Prior to the election earlier this year, Australian technology investors, company founders and industry groups urged greater investment in solutions and incentives to address the country’s skills shortage and foster industry growth. In response, the Australian Government announced a $1.1 billion technology investment boost to its Digital Economy Strategy launched last year in the federal Budget. Additionally, it recently announced support for a Digital and Tech Skills compact between the government, unions and technology employers.

The investment in digital skills is promising, as our societal rebuild is heavily predicated on technology and our ability to master it. However, while private sector companies across the globe continue to prioritise the adoption of digital solutions, there are concerns that, for all its efforts and ambitious objectives, the public sector is in danger of falling behind.

Bridging the gap through collaboration

To address this widening adoption gap and truly realise the full potential of digital transformations, it’s imperative that a whole-hearted, collaborative and cross-sectoral approach is assumed. Private sector companies and governments must work together to ensure that technology and skills are maximised within the public sector, allowing organisations to adopt at speed.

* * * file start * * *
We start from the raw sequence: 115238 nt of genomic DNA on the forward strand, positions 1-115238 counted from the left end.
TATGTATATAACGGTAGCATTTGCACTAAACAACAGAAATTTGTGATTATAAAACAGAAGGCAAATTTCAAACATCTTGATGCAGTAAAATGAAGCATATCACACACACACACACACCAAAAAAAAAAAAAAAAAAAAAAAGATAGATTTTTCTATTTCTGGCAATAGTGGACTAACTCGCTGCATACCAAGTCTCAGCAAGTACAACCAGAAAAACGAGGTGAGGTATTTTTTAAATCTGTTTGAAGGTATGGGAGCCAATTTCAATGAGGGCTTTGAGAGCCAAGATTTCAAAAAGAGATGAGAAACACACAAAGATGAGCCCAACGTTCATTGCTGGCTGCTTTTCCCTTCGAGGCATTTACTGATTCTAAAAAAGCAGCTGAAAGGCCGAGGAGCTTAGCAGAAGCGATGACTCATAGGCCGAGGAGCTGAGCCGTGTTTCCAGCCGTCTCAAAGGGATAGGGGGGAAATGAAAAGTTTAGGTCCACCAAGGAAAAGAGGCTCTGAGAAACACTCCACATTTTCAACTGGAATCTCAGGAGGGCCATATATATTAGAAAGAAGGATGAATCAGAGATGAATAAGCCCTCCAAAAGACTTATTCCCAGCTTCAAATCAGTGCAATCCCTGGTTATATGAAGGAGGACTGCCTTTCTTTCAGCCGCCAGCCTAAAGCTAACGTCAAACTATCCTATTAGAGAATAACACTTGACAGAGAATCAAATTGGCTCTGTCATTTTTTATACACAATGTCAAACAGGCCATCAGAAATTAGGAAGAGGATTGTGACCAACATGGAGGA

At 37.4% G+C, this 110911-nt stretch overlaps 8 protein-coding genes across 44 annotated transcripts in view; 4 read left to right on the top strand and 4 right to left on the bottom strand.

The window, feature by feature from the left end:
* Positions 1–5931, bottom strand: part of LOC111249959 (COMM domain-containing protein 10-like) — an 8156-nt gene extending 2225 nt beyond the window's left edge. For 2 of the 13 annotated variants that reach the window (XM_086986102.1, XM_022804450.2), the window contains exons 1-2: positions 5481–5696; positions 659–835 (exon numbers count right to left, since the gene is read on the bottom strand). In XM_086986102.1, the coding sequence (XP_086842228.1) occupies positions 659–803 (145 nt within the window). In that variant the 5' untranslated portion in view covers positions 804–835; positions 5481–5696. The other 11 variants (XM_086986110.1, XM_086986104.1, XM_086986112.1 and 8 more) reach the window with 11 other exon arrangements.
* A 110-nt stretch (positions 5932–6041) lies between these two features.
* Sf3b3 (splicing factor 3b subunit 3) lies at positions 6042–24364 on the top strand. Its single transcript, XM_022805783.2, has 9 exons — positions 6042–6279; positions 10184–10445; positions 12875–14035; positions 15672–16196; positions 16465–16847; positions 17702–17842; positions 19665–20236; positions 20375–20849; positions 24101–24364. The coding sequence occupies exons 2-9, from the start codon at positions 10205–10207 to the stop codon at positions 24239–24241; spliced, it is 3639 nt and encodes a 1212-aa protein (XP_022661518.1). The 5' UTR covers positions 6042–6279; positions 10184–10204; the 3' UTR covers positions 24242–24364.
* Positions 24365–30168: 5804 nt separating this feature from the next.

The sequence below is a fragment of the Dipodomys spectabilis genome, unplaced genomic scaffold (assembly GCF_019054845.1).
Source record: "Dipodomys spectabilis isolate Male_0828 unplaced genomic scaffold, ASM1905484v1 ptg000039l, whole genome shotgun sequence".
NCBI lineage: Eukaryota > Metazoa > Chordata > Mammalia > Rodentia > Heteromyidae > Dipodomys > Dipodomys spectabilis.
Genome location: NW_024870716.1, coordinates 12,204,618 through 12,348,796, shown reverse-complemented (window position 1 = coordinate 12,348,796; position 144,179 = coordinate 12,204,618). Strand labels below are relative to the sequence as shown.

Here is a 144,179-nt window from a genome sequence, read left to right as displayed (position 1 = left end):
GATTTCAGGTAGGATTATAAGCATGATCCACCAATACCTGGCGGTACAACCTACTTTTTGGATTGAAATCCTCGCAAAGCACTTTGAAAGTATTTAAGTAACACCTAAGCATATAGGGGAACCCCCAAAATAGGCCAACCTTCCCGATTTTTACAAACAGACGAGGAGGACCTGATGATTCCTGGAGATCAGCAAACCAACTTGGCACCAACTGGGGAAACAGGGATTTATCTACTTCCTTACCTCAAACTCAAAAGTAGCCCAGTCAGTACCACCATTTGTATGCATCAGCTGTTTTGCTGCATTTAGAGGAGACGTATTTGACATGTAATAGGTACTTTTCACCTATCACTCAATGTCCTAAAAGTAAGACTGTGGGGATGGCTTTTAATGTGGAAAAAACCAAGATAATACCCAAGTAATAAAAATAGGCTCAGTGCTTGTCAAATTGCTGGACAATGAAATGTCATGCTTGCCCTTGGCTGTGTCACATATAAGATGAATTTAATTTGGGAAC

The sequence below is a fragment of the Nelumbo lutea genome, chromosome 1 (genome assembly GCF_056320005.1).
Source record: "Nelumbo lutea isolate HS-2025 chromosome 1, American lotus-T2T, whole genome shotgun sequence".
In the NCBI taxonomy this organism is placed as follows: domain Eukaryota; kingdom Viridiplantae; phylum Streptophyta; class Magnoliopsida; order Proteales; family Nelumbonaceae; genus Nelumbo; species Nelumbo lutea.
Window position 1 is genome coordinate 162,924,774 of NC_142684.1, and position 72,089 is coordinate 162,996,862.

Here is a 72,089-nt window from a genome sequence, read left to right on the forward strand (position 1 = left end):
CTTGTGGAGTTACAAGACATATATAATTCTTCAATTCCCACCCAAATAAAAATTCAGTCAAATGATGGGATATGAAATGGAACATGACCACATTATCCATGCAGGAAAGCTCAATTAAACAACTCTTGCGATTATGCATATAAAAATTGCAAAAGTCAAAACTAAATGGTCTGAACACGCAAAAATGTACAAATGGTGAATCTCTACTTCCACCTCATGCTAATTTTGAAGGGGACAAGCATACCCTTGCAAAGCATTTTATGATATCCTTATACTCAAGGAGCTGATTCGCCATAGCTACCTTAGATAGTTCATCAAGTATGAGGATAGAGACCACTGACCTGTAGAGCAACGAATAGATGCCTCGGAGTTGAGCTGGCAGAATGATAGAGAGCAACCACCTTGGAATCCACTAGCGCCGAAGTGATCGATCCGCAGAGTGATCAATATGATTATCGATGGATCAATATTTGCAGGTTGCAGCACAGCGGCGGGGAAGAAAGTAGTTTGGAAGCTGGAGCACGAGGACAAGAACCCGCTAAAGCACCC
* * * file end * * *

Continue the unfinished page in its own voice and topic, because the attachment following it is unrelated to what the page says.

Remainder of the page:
While the government attempts to plug the gap, in the absence of new workers, it’s imperative that current public sector employees are trained to use the technology. Private sector companies that have had more time and experience with the technology can share their expertise to expedite this process.

While this skill transference must be the short-term solution, long-term, it’s vital that the public sector nurtures a culture of learning. Keeping up with the pace of change requires continuous learning and upskilling programs that focus on levelling up the workforce and sharing the capabilities already available.

The pressing question is, where do we find the time for this continuous learning? The key is empowering employees to learn in the flow of work. Once they have received official training on how to use the technology, intuitive learning platforms must be made available. Employees, once they have a base knowledge of how to use the technology, must feel able to ask questions as they take on tasks and get quick responses.

The platforms which enable this already exist — the onus is on public sector organisations to embed them into their working culture and make it second nature for their employees to use them through continuous learning.

Sharing expertise to enable progress

The public sector has the potential to innovate and lead in both the data and digital sphere; by sharing expertise and cultivating a culture of learning, we can catalyse more resilient economies, societies and digital futures. We’ve invested in the technology — now, let’s invest in our people.